Simple ways to achieve better SharePoint workflows

As Manager of SharePoint Consultants at Rackspace Hosting, Laura Rogers works extensively with SharePoint Designer workflows, and building no-code business solutions. IDM asked Laura, who is presenting at the upcoming Digital Workplace Conference in Melbourne on “Seven Pro Tips to Become a Workflow Rock Star” How did you get started in SharePoint workflows?

Laura: I’ve always enjoyed building business forms and automating processes, so even before SharePoint Designer workflows existed, I was doing what I could within InfoPath 2003 as far as automation and logic.  Then, as soon as SharePoint Designer 2007 came out, with workflows, I was all over it.  I mostly figured it all out myself, since at that time there wasn’t much documentation.

IDM: What are the advantages of organisations moving to Automated workflows? 
Laura:
When organizations start automating business processes, they save a lot of time, and make their jobs much more efficient.  Think about the common situation where employees email a document or spreadsheet around with a list of information, and each person adds to it.  The types of processes to automate can range from very simple like that one, where a SharePoint list with alerts may do the trick, to very complex processes where multiple parallel and serial tasks and even multiple systems are involved.  There’s never a lack of tasks to be made more efficient.

IDM: Should organisations be including workflow as a core part of their SharePoint strategy or is it is complicated and time-consuming?
Laura:
I think that organizations should keep workflows in mind when the strategy is being planned, yes.  Usually the site structure and file collaboration are the main concerns when SharePoint is first implemented.  Once the business users are familiar with it, workflows typically come a little later.
There are a wide range of workflows, with varying degrees of complexity.  I think that for quick and simple approvals, business users can be shown basic concepts like content approval and out of box workflows.  Then, to answer your question, yes, workflows can get complicated and time consuming.  But, for the bigger, more complex workflows it’s about the ROI. When we dramatically improve an inefficient business process by automating it and building in accountability, the business benefits.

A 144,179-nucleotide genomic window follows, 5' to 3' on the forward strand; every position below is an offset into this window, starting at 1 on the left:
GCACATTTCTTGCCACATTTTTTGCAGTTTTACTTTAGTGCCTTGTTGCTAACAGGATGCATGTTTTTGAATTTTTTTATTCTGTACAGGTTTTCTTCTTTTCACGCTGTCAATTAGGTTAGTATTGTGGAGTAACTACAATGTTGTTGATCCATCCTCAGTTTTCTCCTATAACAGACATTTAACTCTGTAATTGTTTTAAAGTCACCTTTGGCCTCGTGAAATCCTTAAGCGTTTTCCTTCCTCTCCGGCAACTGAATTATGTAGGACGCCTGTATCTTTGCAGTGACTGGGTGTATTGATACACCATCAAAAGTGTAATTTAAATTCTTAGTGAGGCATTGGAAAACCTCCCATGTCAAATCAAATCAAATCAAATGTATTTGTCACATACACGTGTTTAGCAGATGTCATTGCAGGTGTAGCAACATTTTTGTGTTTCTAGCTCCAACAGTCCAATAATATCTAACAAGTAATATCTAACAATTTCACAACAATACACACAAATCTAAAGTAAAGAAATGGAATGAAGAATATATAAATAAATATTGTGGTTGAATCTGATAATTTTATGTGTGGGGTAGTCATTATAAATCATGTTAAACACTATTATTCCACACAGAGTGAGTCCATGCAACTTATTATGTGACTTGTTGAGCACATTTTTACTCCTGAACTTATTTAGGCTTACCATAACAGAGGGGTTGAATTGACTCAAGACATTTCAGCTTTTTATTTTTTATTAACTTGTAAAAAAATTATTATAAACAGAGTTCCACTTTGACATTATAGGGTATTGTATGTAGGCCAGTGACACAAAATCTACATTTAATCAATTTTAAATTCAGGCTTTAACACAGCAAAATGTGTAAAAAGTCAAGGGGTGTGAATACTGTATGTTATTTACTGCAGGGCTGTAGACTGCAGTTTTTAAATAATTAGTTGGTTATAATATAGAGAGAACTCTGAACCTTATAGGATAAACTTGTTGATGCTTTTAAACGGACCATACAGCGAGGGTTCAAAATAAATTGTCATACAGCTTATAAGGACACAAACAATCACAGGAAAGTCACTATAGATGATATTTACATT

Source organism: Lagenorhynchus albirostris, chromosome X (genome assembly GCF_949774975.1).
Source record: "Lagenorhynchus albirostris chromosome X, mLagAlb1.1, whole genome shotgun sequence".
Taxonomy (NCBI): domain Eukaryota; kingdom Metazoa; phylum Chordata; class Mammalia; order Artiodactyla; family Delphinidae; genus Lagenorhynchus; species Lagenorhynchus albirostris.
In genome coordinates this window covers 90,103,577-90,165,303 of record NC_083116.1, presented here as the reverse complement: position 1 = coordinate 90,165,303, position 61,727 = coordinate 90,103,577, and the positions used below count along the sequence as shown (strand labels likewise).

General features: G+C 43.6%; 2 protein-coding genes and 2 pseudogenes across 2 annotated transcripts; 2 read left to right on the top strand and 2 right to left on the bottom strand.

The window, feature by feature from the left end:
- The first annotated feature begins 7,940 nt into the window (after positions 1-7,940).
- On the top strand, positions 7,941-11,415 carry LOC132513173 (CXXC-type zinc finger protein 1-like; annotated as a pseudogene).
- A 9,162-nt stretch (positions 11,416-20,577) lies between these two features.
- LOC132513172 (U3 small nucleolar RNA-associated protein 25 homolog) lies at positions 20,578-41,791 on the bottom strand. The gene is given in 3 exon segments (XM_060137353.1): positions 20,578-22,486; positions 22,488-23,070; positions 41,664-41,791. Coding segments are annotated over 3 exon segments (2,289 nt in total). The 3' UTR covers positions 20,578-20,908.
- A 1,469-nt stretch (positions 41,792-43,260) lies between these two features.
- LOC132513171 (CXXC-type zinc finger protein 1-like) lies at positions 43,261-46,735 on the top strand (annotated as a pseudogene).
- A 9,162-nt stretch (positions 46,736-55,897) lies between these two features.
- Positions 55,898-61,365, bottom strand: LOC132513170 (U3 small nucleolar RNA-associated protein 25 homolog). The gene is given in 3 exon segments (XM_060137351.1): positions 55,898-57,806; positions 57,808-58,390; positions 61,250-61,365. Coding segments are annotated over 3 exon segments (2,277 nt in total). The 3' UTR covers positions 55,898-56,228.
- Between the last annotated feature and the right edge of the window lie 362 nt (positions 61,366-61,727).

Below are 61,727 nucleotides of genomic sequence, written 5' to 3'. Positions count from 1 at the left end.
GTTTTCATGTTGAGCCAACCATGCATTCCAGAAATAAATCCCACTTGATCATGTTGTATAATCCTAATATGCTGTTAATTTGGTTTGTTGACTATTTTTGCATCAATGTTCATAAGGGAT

IDM: How significant are the changes seen in workflow within SharePoint 2013?
Laura
: In SharePoint Designer, the 2013 workflows do have a few improvements.  In my experience, though, the changes are not that significant to most businesses and how typical workflows are created.  The improvements that were made are all fairly advanced, and include web service calls, looping, and some new string functions.  Most of these concepts are a bit too complex for most business users in my experience.

IDM: What's Different between SharePoint & Office 365 Workflows?
Laura:
There is currently no difference.

IDM: In your session you are going to look at “several tricks of the trade when it comes to creating successful workflow solutions.” Can you give us a sneak preview of one of these ‘tricks of the trade’?  
Laura:
Sure, one of my common tips is that I use logging as much as possible in the workflow.  I create “log to history list” actions throughout the workflow, because without it, you have no information and no way to troubleshoot.  To take that a step further, sometimes I even create a custom list, call it “change history”, and instead of using “log to history list” actions, which store information in the site’s generic workflow history list, I create “Create list item” actions to create items in my own list, logging everything that happens in the workflow.  These are much more easily digested or reported off of later, compared to the built in history list.

IDM: Your session will explore how to “create beautiful workflow emails” How does this help?
Laura:
Sometimes you need to include images or more advanced formatting such as tables, to make an email look nicer and more professional.  There’s a way to directly edit the email’s HTML instead of using the fairly limited email editor in SharePoint Designer.

At the upcoming Digital Workplace Conference in Melbourne April 28-29, Laura, who has written several SharePoint books and is a Microsoft MVP, will be presenting the following sessions:

  • Day 1: Making the Most of the Out-Of-Box Web Parts
  • Day 2: Seven Pro Tips to Become a Workflow Rock Star

http://www.dwcau.com.au

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